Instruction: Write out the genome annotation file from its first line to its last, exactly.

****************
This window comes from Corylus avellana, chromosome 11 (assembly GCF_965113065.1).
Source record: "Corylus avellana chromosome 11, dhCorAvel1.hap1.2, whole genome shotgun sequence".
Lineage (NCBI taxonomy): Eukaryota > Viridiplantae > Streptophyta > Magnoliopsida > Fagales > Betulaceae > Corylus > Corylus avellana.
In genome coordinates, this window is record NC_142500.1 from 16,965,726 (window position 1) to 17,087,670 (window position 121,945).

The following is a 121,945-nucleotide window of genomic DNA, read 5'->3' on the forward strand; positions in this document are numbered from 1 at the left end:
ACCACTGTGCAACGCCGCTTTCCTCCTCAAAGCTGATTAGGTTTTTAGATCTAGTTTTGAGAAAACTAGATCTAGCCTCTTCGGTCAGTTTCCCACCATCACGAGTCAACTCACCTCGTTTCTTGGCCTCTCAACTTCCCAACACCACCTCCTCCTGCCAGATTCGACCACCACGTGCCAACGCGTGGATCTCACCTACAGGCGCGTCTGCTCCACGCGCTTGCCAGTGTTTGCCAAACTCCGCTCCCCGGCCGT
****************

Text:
This window comes from Corylus avellana, chromosome 11 (assembly GCF_965113065.1).
Source record: "Corylus avellana chromosome 11, dhCorAvel1.hap1.2, whole genome shotgun sequence".
Lineage (NCBI taxonomy): Eukaryota > Viridiplantae > Streptophyta > Magnoliopsida > Fagales > Betulaceae > Corylus > Corylus avellana.
In genome coordinates, this window is record NC_142500.1 from 16,965,726 (window position 1) to 17,087,670 (window position 121,945).

The following is a 121,945-nucleotide window of genomic DNA, read 5'->3' on the forward strand; positions in this document are numbered from 1 at the left end:
ACCACTGTGCAACGCCGCTTTCCTCCTCAAAGCTGATTAGGTTTTTAGATCTAGTTTTGAGAAAACTAGATCTAGCCTCTTCGGTCAGTTTCCCACCATCACGAGTCAACTCACCTCGTTTCTTGGCCTCTCAACTTCCCAACACCACCTCCTCCTGCCAGATTCGACCACCACGTGCCAACGCGTGGATCTCACCTACAGGCGCGTCTGCTCCACGCGCTTGCCAGTGTTTGCCAAACTCCGCTCCCCGGCCGT